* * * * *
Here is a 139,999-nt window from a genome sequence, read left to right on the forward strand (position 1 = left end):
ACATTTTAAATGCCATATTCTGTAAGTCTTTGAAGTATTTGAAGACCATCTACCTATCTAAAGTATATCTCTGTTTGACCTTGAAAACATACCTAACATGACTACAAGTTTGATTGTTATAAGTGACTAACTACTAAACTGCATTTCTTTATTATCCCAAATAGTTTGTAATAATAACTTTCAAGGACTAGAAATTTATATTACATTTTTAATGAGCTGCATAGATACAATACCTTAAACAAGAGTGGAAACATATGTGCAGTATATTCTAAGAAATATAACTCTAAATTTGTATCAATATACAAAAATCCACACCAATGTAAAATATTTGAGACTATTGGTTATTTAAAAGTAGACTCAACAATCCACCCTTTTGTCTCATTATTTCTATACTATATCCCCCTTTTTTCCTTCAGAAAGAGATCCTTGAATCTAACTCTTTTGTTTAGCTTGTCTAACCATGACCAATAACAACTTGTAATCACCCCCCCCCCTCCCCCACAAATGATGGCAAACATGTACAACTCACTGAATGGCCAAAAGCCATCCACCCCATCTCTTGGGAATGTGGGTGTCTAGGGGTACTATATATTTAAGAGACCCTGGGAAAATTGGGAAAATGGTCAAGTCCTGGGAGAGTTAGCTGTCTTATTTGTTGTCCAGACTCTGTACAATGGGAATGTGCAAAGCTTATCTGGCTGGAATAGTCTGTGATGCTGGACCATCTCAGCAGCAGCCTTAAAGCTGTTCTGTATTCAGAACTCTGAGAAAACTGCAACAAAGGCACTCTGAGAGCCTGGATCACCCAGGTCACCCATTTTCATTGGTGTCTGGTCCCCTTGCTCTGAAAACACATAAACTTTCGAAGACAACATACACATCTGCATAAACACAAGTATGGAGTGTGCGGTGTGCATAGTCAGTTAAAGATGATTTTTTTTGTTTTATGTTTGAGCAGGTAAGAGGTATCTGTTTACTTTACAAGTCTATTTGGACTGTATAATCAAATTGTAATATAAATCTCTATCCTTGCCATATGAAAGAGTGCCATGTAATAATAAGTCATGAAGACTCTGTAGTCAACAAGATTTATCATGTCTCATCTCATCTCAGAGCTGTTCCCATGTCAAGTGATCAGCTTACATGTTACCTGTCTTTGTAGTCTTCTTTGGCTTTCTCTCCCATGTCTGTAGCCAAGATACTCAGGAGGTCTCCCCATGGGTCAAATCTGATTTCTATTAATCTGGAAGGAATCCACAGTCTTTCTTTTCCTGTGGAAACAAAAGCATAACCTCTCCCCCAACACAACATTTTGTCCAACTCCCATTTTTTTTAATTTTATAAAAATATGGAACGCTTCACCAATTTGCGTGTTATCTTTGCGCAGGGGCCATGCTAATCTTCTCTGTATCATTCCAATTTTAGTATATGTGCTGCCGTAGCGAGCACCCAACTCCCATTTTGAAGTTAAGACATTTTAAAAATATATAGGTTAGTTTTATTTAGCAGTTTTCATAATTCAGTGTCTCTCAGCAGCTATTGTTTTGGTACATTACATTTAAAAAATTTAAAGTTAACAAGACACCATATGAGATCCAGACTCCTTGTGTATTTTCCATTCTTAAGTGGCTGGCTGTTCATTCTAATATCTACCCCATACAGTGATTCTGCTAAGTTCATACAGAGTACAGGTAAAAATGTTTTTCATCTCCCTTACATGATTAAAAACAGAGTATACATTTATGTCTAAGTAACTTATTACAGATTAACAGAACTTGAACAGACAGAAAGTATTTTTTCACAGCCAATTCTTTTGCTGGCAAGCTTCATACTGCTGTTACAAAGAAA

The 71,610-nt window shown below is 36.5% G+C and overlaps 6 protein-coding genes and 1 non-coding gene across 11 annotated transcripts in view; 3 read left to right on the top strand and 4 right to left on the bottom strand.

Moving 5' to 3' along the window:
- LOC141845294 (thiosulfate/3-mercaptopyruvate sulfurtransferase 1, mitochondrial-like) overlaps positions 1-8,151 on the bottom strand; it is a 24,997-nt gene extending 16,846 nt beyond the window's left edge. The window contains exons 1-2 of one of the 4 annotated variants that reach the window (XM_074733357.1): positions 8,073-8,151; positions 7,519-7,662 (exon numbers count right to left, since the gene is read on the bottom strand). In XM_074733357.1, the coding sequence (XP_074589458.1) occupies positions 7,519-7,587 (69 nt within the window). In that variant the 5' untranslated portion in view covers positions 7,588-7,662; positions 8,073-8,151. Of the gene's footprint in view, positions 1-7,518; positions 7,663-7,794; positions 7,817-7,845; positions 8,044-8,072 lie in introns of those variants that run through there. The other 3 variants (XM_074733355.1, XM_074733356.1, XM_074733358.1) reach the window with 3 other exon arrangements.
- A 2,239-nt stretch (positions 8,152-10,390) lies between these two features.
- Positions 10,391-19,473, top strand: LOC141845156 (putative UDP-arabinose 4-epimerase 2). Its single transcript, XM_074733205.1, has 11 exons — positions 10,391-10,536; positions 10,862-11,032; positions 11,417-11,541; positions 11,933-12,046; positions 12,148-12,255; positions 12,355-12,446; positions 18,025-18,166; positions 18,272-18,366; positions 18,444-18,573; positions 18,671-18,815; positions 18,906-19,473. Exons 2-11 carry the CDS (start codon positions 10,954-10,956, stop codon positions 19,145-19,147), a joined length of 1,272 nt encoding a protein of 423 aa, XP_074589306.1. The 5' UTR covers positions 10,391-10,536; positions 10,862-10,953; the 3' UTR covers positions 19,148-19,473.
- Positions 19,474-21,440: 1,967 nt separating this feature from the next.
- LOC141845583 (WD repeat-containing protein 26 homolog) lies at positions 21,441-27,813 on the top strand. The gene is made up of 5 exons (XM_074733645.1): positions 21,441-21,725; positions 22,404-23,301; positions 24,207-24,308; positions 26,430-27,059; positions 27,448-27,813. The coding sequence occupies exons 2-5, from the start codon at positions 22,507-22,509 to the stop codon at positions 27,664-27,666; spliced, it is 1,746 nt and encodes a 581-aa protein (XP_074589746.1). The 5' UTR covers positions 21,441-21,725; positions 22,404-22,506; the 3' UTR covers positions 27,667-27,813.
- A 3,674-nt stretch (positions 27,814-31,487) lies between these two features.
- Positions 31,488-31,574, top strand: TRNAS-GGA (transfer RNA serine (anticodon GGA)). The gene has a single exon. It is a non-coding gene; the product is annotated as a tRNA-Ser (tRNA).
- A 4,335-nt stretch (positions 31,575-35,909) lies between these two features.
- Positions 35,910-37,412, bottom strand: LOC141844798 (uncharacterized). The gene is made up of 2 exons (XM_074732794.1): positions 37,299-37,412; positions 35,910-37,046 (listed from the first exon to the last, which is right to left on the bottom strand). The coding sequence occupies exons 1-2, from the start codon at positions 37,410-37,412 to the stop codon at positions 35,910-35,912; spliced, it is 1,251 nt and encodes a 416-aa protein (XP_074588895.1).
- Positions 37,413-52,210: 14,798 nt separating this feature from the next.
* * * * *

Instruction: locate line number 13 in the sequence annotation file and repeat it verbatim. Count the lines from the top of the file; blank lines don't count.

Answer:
- Positions 35,910-37,412, bottom strand: LOC141844798 (uncharacterized). The gene is made up of 2 exons (XM_074732794.1): positions 37,299-37,412; positions 35,910-37,046 (listed from the first exon to the last, which is right to left on the bottom strand). The coding sequence occupies exons 1-2, from the start codon at positions 37,410-37,412 to the stop codon at positions 35,910-35,912; spliced, it is 1,251 nt and encodes a 416-aa protein (XP_074588895.1).